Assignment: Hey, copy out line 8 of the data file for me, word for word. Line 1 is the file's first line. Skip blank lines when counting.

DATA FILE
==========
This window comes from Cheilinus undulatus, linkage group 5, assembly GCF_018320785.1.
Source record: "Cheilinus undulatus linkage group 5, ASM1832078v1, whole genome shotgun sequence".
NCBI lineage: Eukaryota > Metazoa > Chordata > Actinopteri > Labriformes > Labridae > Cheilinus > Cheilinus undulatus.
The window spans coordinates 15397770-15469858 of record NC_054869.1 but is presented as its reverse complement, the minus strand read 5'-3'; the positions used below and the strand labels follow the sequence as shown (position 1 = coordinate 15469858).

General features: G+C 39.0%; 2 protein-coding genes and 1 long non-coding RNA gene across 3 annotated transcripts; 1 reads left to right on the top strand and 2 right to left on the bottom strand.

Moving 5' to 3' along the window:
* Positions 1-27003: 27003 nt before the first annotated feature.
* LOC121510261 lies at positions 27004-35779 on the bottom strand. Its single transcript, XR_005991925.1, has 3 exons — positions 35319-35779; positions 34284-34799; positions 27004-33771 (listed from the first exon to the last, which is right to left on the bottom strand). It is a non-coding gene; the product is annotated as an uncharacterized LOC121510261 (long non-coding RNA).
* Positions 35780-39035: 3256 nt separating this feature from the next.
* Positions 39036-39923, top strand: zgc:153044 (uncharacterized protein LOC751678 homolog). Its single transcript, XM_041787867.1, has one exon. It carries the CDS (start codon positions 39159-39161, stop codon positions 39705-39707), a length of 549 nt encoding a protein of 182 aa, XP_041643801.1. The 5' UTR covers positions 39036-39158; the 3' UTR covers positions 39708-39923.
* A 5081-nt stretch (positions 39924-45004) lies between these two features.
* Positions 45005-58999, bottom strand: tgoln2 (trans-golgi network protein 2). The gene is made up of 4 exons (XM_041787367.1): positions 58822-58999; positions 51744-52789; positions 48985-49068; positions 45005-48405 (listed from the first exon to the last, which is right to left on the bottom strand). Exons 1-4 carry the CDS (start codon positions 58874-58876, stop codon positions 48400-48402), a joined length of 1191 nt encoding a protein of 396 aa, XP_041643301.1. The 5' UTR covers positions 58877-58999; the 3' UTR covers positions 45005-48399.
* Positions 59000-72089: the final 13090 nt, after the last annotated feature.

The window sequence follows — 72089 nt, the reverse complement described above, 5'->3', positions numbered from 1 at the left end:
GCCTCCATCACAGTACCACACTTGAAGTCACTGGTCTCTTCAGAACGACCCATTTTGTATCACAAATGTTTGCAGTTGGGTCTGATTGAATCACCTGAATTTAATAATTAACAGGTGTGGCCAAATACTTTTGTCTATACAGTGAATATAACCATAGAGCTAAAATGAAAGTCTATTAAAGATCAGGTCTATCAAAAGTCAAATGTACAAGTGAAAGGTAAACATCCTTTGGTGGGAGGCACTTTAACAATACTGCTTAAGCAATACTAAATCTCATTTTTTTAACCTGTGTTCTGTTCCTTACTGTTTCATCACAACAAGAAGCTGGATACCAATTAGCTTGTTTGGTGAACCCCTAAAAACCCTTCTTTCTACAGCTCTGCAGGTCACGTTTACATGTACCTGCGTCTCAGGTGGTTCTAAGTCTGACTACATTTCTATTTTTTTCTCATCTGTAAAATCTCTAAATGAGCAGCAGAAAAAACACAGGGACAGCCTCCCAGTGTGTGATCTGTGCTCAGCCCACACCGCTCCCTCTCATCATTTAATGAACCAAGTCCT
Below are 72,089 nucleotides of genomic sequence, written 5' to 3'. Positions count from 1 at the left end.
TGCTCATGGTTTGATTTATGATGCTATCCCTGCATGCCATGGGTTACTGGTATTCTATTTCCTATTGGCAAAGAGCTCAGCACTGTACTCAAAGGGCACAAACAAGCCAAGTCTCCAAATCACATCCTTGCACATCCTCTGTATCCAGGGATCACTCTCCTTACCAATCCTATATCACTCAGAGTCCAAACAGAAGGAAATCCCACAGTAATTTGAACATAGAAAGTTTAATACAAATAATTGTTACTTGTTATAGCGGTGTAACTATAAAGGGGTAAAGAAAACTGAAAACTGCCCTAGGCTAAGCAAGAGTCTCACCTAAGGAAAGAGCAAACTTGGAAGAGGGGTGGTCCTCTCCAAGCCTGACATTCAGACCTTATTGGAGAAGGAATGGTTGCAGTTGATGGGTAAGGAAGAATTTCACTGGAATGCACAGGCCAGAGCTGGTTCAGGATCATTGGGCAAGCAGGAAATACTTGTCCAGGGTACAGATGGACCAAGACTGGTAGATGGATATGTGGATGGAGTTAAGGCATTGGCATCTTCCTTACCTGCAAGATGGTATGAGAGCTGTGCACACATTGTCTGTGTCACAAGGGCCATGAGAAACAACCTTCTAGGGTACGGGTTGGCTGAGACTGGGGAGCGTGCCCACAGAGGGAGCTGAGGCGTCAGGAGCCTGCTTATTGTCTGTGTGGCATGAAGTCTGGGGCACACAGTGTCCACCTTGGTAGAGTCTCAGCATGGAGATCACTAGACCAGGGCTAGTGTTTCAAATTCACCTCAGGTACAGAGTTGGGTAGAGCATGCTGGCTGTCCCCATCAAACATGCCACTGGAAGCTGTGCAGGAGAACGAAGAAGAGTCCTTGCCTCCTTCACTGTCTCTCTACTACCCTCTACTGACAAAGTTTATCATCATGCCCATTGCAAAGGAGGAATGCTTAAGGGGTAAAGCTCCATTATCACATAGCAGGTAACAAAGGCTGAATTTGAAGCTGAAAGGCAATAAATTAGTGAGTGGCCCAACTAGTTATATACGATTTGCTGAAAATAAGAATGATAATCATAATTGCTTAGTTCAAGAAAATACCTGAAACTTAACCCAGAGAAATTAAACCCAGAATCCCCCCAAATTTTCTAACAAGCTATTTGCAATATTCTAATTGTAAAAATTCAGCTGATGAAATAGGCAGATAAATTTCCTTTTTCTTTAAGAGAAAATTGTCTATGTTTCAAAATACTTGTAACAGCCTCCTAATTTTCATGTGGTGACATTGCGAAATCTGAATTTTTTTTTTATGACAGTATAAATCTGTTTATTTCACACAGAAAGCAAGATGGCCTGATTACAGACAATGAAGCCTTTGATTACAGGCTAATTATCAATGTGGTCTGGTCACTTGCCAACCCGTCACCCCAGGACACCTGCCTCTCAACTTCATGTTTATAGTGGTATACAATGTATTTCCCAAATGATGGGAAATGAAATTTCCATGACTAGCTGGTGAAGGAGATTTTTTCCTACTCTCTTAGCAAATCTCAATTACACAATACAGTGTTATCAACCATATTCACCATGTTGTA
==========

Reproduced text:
* LOC121510261 lies at positions 27004-35779 on the bottom strand. Its single transcript, XR_005991925.1, has 3 exons — positions 35319-35779; positions 34284-34799; positions 27004-33771 (listed from the first exon to the last, which is right to left on the bottom strand). It is a non-coding gene; the product is annotated as an uncharacterized LOC121510261 (long non-coding RNA).